In the summer of 2012, the Wall Street Journal reported that the travel booking website Orbitz had, in some cases, been suggesting to Apple users hotel rooms that cost more per night than those it was showing to Windows users. The company found that people who used Mac computers spent as much as 30 percent more a night on hotels. It was one of the first high-profile instances where the predictive capabilities of algorithms were shown to impact consumer-facing prices.

Since then, the pool of data available to corporations about each of us (the information we’ve either volunteered or that can be inferred from our web browsing and buying histories) has expanded significantly, helping companies build ever more precise purchaser profiles. Personalized pricing is now widespread, even if many consumers are only just realizing what it is. Recently, other algorithm-driven pricing models, like Uber’s surge or Ticketmaster’s dynamic pricing for concerts, have surprised users and fans. In the past few months, dynamic pricing—which is based on factors such as quantity—has pushed up prices of some concert tickets even before they hit the resale market, including for artists like Drake and Taylor Swift. And while personalized pricing is slightly different, these examples of computer-driven pricing have spawned headlines and social media posts that reflect a growing frustration with data’s role in how prices are dictated.

The marketplace is said to be a realm of assumed fairness, dictated by the rules of competition, an objective environment where one consumer is the same as any other. But this idea is being undermined by the same opaque and confusing programmatic data profiling that’s slowly encroaching on other parts of our lives—the algorithms. The Canadian government is currently considering new consumer-protection regulations, including what to do to control algorithm-based pricing. While strict market regulation is considered by some to be a political risk, another solution may exist—not at the point of sale but at the point where our data is gathered in the first place.

In theory, pricing algorithms aren’t necessarily bad. Prices that are more responsive to market forces and beyond human intervention could make some of the buying process more efficient and tailored to individual buyers. It might also result in pricing being clearer. And, technically speaking, by using data profiling to accurately assess a consumer’s willingness to pay (that is, the maximum amount someone would spend on something), personalized pricing could meet people where they are financially, creating more opportunity for some people to buy things they might otherwise not have been able to afford.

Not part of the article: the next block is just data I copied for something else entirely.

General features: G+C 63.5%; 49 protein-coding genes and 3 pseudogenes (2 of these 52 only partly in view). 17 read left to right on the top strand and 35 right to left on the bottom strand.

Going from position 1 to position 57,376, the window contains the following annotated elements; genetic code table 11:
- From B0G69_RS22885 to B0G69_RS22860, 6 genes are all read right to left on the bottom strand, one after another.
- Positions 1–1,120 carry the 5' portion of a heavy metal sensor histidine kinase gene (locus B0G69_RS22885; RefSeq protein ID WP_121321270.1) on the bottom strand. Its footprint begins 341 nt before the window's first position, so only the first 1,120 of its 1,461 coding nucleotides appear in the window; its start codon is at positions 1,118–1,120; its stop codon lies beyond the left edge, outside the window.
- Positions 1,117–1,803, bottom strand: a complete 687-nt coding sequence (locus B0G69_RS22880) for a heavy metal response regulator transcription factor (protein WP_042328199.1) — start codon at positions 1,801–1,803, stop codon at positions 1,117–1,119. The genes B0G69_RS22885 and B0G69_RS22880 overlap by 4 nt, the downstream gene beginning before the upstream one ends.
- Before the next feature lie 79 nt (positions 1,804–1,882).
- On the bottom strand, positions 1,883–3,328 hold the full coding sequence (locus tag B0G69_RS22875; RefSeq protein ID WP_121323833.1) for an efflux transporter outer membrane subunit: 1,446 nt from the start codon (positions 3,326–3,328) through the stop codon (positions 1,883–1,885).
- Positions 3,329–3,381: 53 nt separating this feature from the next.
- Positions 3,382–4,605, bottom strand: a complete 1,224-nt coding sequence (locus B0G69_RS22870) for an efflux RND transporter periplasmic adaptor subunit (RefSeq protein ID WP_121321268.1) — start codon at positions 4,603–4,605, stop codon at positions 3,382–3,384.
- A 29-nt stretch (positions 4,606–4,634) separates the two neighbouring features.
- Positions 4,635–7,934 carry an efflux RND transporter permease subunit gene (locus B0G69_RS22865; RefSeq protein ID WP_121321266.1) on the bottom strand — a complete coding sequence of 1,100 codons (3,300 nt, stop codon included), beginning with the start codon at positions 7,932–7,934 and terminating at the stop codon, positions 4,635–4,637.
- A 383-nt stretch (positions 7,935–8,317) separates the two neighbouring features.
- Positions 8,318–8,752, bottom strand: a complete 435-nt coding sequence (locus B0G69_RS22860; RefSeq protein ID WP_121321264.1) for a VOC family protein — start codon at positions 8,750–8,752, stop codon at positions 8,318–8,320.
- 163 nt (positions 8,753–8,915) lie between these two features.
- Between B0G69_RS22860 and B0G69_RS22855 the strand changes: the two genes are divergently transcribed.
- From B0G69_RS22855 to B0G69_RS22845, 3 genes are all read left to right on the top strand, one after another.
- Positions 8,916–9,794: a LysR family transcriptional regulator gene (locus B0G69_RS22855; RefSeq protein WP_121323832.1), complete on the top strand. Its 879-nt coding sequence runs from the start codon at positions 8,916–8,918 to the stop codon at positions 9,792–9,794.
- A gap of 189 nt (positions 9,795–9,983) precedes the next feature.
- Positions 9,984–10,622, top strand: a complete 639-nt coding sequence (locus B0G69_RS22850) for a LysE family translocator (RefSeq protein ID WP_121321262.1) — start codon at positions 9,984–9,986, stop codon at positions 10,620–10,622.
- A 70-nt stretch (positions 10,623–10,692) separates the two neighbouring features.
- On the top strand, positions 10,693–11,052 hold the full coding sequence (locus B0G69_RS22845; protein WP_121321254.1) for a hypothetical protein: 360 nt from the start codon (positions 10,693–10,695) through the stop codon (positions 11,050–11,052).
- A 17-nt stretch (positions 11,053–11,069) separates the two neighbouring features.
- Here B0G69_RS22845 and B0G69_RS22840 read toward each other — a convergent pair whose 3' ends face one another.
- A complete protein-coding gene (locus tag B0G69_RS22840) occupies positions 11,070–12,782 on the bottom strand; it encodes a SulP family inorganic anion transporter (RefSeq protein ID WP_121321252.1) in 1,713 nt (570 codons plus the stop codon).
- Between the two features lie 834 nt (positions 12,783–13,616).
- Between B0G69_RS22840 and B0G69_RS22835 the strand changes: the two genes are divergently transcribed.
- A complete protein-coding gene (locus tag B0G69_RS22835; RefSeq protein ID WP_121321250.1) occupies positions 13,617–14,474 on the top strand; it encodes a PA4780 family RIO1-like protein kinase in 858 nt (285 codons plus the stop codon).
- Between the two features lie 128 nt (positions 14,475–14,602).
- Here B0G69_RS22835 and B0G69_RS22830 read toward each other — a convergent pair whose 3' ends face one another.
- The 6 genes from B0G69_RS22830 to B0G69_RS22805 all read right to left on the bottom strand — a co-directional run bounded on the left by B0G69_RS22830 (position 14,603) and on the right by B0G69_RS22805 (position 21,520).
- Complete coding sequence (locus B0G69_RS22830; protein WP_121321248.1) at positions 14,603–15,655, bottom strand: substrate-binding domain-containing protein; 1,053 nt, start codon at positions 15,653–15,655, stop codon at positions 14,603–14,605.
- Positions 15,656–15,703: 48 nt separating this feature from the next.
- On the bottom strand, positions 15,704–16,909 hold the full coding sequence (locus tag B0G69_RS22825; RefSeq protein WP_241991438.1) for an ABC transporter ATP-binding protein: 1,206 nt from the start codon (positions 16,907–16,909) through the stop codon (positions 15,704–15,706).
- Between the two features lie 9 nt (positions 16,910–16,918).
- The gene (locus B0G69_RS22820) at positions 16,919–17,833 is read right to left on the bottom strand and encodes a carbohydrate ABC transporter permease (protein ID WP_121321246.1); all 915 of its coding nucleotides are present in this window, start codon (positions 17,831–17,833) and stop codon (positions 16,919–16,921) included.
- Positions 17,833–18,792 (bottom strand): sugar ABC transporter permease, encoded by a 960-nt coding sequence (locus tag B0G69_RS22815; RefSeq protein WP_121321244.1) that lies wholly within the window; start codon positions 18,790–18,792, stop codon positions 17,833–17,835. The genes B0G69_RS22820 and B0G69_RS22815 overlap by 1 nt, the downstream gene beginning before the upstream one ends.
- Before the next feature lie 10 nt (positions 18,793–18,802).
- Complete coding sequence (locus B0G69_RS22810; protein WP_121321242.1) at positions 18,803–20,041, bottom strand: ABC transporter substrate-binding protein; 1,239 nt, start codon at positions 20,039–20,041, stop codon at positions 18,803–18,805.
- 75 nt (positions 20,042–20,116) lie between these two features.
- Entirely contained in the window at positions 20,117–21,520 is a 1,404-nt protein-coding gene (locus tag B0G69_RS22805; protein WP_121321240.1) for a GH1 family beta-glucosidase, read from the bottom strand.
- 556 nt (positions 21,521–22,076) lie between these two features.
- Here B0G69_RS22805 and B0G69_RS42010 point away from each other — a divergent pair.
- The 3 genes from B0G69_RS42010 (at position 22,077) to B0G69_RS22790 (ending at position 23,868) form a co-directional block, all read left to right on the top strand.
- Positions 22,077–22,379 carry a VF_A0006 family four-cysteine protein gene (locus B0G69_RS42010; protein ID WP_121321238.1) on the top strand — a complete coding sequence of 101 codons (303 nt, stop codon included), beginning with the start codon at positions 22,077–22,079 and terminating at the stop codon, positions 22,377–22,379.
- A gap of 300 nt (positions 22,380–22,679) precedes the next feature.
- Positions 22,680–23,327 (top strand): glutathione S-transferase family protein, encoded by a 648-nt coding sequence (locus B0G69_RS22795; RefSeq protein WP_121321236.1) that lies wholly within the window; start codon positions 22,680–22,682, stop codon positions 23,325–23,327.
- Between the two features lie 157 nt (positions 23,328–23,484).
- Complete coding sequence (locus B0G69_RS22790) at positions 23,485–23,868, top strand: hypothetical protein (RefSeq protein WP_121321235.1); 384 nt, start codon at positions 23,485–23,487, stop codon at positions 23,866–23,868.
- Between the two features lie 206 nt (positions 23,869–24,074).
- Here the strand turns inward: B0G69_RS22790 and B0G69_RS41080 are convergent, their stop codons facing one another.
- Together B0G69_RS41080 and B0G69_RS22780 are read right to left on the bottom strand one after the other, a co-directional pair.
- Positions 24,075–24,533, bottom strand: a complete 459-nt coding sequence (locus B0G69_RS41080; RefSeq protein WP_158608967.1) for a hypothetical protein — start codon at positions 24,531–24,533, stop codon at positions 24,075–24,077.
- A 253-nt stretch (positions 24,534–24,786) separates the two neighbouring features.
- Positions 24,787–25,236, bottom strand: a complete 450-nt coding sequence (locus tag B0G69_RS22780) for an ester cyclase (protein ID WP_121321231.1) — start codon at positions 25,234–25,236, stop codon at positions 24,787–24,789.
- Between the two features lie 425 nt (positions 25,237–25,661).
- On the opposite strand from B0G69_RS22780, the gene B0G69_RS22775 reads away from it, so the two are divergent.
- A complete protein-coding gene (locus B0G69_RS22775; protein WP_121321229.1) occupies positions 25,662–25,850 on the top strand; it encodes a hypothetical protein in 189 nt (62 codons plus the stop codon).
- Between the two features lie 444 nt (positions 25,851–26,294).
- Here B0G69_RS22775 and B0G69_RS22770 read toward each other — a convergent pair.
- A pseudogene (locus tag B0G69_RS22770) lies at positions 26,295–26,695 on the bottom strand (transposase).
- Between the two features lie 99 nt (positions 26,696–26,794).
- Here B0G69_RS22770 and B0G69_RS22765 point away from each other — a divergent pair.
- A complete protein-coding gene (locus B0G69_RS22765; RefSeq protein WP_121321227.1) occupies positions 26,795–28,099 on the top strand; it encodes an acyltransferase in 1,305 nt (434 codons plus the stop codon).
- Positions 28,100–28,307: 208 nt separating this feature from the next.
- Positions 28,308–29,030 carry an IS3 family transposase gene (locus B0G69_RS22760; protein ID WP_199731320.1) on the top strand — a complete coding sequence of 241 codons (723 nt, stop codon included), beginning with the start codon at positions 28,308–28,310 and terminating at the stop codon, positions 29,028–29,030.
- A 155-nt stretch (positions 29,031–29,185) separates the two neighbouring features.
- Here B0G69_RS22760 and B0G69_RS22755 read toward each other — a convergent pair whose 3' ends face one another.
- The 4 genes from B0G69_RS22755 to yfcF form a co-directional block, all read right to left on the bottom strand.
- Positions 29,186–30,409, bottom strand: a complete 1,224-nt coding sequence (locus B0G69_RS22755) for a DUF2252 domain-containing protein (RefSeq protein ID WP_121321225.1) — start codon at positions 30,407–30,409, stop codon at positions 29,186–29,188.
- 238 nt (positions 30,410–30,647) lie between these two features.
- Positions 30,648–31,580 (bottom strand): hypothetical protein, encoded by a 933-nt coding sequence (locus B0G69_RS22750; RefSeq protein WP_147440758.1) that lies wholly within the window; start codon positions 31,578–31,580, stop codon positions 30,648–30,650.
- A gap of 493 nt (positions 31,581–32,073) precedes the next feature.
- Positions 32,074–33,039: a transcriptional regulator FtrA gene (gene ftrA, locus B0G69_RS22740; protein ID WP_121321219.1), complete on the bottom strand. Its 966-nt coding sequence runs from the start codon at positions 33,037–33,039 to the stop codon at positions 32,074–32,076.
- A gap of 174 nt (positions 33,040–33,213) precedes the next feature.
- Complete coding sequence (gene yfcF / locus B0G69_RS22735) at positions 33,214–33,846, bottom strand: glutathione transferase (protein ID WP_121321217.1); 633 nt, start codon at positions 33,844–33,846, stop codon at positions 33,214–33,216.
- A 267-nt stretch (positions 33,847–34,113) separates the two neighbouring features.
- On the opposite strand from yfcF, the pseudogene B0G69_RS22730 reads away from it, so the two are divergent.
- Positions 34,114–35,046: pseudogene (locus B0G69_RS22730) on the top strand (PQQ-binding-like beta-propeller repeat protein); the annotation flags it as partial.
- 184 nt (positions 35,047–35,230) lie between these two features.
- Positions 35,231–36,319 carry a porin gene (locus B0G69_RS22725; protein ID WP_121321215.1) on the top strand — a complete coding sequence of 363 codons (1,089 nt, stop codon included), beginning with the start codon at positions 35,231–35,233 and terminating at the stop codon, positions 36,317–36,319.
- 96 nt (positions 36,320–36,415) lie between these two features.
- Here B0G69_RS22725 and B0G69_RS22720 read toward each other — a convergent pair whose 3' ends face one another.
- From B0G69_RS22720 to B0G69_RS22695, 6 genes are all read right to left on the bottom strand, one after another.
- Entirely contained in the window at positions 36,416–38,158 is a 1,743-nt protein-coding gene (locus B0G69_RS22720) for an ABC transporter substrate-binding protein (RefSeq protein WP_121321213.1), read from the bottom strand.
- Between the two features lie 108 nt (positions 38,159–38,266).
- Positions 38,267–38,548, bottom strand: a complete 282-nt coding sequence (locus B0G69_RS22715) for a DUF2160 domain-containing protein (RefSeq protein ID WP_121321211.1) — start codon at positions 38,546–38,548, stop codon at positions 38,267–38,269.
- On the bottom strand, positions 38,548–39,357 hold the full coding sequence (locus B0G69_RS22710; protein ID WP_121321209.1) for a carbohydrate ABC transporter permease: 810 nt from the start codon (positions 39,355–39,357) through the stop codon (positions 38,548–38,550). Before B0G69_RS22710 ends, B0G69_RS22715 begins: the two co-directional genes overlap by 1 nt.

Again, that’s in theory. In practice, it sometimes works differently. Strange things can happen on the way to maximizing profits (the goal of pricing algorithms writ large). Researchers concluded in 2019 that “relatively simple pricing algorithms systematically learn to play collusive strategies” as they adjust to constantly meet changes made by others—even if they’re not designed to do so, nor are able to communicate with other pricing algorithms. Researchers noted in 2021 that, under this scenario, “the largest gains accrue to a dominant firm with the most advanced technology and the largest market share.”

A 2016 study that tracked for four months the top twenty Amazon sellers of over 1,600 products came to a similar conclusion. In some cases, algorithms were changing the prices of items “tens or even hundreds of times per day” (a frequency difficult for a human to replicate), creating “a largely winner-take-all marketplace.” The study showed these same sellers received more positive feedback, which put them at an advantage when it came to page ranks on Amazon. In other words, a site that appears to offer vast choices may, when driven by algorithms, end up offering only limited options from a few top sellers. Algorithms may also make things more expensive overall, as lowering prices might simply prompt competitors to undercut, decreasing the incentive for anyone to drop prices. If you feel like you’re spending more for things all the time, it might be because you are.